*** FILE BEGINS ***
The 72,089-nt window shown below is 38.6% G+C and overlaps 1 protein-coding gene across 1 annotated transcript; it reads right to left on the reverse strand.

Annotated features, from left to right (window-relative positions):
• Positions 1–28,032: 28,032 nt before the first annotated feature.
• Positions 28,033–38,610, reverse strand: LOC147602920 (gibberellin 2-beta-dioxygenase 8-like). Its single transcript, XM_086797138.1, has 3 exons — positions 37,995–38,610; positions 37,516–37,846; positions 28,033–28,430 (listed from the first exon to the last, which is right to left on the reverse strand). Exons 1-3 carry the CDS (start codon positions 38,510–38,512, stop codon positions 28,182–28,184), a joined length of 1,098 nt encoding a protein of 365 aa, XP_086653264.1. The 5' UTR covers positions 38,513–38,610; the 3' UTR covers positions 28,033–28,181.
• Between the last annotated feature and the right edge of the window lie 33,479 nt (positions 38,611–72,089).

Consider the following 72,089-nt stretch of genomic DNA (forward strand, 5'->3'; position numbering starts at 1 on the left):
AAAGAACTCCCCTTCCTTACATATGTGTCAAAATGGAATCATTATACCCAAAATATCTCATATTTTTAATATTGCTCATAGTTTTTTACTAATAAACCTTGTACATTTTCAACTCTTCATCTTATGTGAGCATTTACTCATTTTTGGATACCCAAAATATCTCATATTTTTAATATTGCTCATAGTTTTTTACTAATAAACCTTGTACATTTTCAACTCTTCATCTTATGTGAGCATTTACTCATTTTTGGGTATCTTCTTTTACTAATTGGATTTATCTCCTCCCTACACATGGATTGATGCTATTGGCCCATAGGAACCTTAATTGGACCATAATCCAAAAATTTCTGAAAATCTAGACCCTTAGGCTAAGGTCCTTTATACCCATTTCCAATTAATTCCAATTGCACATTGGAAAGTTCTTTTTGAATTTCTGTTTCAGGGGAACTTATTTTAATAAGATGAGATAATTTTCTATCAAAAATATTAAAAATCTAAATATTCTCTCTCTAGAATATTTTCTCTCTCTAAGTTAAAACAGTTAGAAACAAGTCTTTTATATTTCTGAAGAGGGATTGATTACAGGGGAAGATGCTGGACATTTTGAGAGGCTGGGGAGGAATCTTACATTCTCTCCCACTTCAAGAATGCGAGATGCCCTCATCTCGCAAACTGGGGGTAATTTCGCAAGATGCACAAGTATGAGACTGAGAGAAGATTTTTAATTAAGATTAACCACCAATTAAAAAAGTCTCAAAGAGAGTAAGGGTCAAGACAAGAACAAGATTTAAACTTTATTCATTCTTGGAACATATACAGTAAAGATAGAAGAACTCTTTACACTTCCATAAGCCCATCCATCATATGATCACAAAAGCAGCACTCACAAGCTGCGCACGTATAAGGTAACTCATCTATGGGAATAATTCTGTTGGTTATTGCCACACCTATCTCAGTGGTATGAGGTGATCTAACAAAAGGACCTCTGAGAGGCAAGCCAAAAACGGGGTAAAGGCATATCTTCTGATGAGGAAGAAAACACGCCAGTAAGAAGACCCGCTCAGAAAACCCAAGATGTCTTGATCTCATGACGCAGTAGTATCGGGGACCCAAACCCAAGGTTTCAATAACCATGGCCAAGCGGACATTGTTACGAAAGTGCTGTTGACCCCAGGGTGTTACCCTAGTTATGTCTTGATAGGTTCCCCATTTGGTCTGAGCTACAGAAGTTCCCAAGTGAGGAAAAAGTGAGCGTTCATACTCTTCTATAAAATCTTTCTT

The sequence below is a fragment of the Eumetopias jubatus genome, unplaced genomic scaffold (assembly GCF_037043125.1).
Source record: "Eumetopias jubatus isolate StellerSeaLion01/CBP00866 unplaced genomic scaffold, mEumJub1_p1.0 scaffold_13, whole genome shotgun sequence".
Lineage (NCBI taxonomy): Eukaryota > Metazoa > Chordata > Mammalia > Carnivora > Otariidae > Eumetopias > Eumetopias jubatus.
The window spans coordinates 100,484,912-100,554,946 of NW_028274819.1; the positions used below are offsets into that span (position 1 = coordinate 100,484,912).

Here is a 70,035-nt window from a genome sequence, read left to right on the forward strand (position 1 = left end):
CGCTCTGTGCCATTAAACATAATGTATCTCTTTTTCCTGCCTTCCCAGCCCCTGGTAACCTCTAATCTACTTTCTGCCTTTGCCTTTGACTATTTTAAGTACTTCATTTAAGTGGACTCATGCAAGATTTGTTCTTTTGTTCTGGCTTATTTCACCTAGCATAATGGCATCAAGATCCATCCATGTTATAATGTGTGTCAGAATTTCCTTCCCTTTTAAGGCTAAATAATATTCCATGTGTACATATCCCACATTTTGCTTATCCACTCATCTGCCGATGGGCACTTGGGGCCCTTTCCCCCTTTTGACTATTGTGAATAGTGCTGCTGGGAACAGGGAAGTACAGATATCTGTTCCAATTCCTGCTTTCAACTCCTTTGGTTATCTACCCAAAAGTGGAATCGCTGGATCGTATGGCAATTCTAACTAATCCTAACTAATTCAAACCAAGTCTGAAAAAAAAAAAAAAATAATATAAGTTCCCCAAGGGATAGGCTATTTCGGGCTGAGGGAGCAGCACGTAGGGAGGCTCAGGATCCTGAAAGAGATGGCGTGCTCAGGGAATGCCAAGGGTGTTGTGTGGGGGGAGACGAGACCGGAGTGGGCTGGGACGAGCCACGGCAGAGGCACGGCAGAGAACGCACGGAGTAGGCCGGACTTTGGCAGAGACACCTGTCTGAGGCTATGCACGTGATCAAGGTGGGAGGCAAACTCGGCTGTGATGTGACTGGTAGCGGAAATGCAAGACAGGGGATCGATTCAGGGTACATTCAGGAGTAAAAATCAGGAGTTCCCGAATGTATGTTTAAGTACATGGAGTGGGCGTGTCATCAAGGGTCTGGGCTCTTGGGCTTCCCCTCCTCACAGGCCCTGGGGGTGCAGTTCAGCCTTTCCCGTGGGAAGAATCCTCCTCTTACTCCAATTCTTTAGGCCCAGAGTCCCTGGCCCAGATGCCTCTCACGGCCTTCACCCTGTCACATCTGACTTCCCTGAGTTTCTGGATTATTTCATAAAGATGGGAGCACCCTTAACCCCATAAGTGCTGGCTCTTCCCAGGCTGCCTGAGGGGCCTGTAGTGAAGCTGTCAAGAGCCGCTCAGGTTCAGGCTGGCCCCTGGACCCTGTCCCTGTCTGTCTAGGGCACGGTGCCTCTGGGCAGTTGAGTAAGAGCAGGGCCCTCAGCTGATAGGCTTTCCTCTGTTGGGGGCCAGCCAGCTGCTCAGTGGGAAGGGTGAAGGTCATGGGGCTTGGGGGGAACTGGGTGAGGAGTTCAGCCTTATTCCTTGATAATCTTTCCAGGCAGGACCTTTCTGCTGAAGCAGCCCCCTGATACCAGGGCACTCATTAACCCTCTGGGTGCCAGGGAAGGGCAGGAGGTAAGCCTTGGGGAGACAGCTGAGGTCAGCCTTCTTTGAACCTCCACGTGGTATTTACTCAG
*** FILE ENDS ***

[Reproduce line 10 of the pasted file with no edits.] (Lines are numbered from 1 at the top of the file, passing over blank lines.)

Lineage (NCBI taxonomy): Eukaryota > Metazoa > Chordata > Mammalia > Carnivora > Otariidae > Eumetopias > Eumetopias jubatus.